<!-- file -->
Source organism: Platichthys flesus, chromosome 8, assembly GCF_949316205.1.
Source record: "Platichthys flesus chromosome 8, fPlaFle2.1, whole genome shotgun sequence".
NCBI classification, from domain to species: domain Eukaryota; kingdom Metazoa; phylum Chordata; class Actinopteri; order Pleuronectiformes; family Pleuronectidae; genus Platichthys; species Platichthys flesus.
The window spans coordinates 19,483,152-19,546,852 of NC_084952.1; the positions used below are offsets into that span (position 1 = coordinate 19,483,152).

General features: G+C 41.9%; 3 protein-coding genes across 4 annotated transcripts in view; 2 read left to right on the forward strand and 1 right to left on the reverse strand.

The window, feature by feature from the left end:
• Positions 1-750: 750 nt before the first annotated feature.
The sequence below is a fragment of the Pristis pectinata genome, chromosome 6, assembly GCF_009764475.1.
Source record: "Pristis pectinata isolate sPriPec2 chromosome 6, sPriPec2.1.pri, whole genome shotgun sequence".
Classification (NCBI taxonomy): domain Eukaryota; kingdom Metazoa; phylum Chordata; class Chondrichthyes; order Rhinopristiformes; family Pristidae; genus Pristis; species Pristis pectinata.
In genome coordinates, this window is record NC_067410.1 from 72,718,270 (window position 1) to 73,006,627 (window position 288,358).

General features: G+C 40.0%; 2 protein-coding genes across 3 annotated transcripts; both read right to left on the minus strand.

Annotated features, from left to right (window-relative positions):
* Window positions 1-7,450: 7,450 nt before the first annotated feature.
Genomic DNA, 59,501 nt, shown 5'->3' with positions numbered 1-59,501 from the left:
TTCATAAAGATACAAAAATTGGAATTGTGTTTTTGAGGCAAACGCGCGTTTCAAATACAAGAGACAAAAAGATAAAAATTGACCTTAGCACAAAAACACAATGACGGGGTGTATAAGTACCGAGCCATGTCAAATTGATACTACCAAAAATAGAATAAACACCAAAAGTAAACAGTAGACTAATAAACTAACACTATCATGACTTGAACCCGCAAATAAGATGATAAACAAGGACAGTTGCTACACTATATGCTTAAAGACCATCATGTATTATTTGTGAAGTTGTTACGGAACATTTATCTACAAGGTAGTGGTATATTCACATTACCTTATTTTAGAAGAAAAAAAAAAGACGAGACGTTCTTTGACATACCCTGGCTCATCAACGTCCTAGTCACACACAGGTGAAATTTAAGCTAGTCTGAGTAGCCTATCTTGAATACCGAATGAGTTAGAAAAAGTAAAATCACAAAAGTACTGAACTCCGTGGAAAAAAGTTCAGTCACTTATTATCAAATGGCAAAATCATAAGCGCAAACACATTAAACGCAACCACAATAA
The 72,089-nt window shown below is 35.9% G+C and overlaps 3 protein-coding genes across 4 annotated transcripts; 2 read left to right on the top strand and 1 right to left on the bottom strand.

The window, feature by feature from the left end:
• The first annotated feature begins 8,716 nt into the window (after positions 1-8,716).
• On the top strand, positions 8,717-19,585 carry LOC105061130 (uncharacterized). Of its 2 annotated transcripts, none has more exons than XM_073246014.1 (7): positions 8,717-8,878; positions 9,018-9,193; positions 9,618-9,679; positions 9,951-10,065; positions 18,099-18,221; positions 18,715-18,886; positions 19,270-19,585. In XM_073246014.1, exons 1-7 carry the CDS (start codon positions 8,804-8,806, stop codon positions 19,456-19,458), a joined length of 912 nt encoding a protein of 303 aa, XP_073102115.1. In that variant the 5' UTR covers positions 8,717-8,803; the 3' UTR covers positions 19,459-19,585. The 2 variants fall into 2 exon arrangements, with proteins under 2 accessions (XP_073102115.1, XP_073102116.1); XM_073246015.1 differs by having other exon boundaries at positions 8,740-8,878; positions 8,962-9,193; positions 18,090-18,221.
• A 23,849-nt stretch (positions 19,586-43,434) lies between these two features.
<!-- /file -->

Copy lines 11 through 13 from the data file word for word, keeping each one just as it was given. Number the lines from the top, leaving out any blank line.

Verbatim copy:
In genome coordinates, this window is record NC_067410.1 from 72,718,270 (window position 1) to 73,006,627 (window position 288,358).

General features: G+C 40.0%; 2 protein-coding genes across 3 annotated transcripts; both read right to left on the minus strand.

Annotated features, from left to right (window-relative positions):